Cesarean Section: Understanding the Procedure and Risks


When it comes to giving birth, most women would like to deliver vaginally. However, there are instances when a vaginal delivery is either not possible or is not safe for the mother or the baby. In those situations, a cesarean section may be necessary to ensure the wellbeing of both mother and baby.

What is a Cesarean Section?

Commonly known as a “C-section,” a cesarean section is a surgical procedure¬†in which the baby¬†is delivered through an incision made in the mother’s abdomen. The uterus is then entered through the abdominal incision and the baby is delivered.

Why Do Doctors Recommend C-Sections?

There are numerous reasons why your healthcare provider might recommend a cesarean section before you go into labor. It is important to discuss the reason for the recommendation for a cesarean section without labor. It is important to abide by whatever is deemed safest for the baby and mother.

Previous Medical History

One of the reasons a healthcare provider may recommend a cesarean section is because the mother has had previous uterine surgery, such as a surgery to remove fibroids or even a previous cesarean section. Previous surgery causes scar tissue to form at the site of the incision into the muscle fibers of the uterus. Scar tissue is not as strong as muscle fiber, and because of this, the uterus might rupture at the site of the scar with labor contractions or at the time of delivery, which can result in catastrophic consequences for the mother and/or baby.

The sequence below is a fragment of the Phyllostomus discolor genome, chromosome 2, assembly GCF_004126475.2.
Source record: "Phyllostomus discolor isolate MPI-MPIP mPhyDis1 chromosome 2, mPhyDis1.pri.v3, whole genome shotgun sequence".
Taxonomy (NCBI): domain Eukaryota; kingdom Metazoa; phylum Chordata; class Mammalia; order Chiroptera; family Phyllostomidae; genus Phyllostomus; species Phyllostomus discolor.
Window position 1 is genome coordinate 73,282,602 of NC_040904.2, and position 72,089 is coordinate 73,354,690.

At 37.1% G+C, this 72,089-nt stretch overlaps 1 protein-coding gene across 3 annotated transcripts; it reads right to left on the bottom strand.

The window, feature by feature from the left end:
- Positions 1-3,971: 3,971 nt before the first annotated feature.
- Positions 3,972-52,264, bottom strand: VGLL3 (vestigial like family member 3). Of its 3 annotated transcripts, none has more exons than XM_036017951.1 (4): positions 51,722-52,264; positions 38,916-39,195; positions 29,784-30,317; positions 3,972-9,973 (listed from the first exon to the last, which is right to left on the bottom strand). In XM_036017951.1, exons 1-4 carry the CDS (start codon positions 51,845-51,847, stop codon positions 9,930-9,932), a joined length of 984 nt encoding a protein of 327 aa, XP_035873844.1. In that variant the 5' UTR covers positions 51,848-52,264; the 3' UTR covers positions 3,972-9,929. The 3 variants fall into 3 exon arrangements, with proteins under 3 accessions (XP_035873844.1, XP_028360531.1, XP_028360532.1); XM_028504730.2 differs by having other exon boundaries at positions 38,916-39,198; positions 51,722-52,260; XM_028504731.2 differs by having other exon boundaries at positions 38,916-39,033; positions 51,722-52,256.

Condition of the Baby

A cesarean section may be the safest mode of delivery for some pregnancies. If a baby is very large in relation to the mother’s pelvis, if there are abnormalities of the baby’s spine or organs or if there is any reason to believe the baby may not be able to tolerate the stress of labor, a cesarean section without labor may be required.

Emergency C-Sections

It is important to note that there are many situations that can arise during labor that might require an emergency cesarean delivery. These reasons usually are not apparent prior to labor and often develop during labor.

The most urgent reason for a cesarean section to occur, with or without labor, is a mother or baby in distress. In this situation, there is no time to wait for a vaginal delivery to occur. Distress can occur for many reasons. Most importantly, your healthcare provider should have the skills and knowledge to know when your baby is in distress and should possess the ability to deliver your baby quickly and safely.

Time is crucial when a baby is in distress. Therefore, every hospital that has a labor and delivery unit must have the capability to perform an emergency cesarean section 24 hours a day, 7 days a week. Anesthesia, pediatrics, and nurses trained to handle emergencies must be readily available every day at every hour.

Every pregnant woman should have a discussion with their healthcare provider regarding the services available at the hospital where you plan to deliver your baby. This discussion should include whether pediatric, neonatal, obstetrical, and anesthesia staff remain in the hospital at all times or if they are called in from home when an emergency occurs. It is much safer for the mother and baby to have these professionals in house before an emergency occurs.

What Are the Risks of Having a C-Section?

The risks of having a cesarean section are the risks associated with having major abdominal surgery. They include the following:

  • Bleeding/hemorrhage
  • Lacerations to bladder, bowel, blood vessels and nerves